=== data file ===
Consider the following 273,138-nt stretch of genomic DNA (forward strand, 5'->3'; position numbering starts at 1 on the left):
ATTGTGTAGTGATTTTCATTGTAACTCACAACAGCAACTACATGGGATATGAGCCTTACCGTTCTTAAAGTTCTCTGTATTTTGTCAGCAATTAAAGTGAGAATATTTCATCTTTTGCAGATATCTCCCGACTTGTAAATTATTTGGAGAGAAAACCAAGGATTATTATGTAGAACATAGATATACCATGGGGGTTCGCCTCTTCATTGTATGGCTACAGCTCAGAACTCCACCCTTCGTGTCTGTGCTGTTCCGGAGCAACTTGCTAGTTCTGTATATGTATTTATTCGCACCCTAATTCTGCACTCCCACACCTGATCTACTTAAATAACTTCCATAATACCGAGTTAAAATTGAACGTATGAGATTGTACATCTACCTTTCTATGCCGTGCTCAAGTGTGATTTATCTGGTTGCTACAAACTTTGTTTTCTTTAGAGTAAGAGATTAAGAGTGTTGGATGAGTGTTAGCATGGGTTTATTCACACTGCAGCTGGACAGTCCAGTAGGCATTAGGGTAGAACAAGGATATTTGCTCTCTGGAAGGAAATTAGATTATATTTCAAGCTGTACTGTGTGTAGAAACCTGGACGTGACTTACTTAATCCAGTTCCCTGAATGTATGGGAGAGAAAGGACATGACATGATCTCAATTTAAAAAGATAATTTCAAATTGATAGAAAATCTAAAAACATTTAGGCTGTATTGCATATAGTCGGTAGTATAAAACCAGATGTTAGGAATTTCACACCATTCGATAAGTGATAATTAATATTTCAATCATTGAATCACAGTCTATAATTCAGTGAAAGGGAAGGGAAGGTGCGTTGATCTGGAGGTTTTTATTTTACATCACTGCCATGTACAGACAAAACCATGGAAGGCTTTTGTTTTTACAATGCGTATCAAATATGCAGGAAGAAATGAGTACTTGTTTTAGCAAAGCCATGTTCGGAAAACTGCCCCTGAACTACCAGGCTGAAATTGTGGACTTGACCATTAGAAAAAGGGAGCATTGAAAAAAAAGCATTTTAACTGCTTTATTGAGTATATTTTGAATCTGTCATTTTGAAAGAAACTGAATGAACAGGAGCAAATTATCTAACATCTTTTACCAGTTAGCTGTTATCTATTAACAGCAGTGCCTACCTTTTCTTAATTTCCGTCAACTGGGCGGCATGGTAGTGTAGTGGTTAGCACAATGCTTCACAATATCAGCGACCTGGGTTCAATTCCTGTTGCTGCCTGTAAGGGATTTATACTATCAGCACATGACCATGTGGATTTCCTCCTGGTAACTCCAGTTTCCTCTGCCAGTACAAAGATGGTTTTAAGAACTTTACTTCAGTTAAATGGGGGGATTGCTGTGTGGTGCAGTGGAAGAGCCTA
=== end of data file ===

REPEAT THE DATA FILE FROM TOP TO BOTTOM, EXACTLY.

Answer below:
Consider the following 273,138-nt stretch of genomic DNA (forward strand, 5'->3'; position numbering starts at 1 on the left):
ATTGTGTAGTGATTTTCATTGTAACTCACAACAGCAACTACATGGGATATGAGCCTTACCGTTCTTAAAGTTCTCTGTATTTTGTCAGCAATTAAAGTGAGAATATTTCATCTTTTGCAGATATCTCCCGACTTGTAAATTATTTGGAGAGAAAACCAAGGATTATTATGTAGAACATAGATATACCATGGGGGTTCGCCTCTTCATTGTATGGCTACAGCTCAGAACTCCACCCTTCGTGTCTGTGCTGTTCCGGAGCAACTTGCTAGTTCTGTATATGTATTTATTCGCACCCTAATTCTGCACTCCCACACCTGATCTACTTAAATAACTTCCATAATACCGAGTTAAAATTGAACGTATGAGATTGTACATCTACCTTTCTATGCCGTGCTCAAGTGTGATTTATCTGGTTGCTACAAACTTTGTTTTCTTTAGAGTAAGAGATTAAGAGTGTTGGATGAGTGTTAGCATGGGTTTATTCACACTGCAGCTGGACAGTCCAGTAGGCATTAGGGTAGAACAAGGATATTTGCTCTCTGGAAGGAAATTAGATTATATTTCAAGCTGTACTGTGTGTAGAAACCTGGACGTGACTTACTTAATCCAGTTCCCTGAATGTATGGGAGAGAAAGGACATGACATGATCTCAATTTAAAAAGATAATTTCAAATTGATAGAAAATCTAAAAACATTTAGGCTGTATTGCATATAGTCGGTAGTATAAAACCAGATGTTAGGAATTTCACACCATTCGATAAGTGATAATTAATATTTCAATCATTGAATCACAGTCTATAATTCAGTGAAAGGGAAGGGAAGGTGCGTTGATCTGGAGGTTTTTATTTTACATCACTGCCATGTACAGACAAAACCATGGAAGGCTTTTGTTTTTACAATGCGTATCAAATATGCAGGAAGAAATGAGTACTTGTTTTAGCAAAGCCATGTTCGGAAAACTGCCCCTGAACTACCAGGCTGAAATTGTGGACTTGACCATTAGAAAAAGGGAGCATTGAAAAAAAAGCATTTTAACTGCTTTATTGAGTATATTTTGAATCTGTCATTTTGAAAGAAACTGAATGAACAGGAGCAAATTATCTAACATCTTTTACCAGTTAGCTGTTATCTATTAACAGCAGTGCCTACCTTTTCTTAATTTCCGTCAACTGGGCGGCATGGTAGTGTAGTGGTTAGCACAATGCTTCACAATATCAGCGACCTGGGTTCAATTCCTGTTGCTGCCTGTAAGGGATTTATACTATCAGCACATGACCATGTGGATTTCCTCCTGGTAACTCCAGTTTCCTCTGCCAGTACAAAGATGGTTTTAAGAACTTTACTTCAGTTAAATGGGGGGATTGCTGTGTGGTGCAGTGGAAGAGCCTA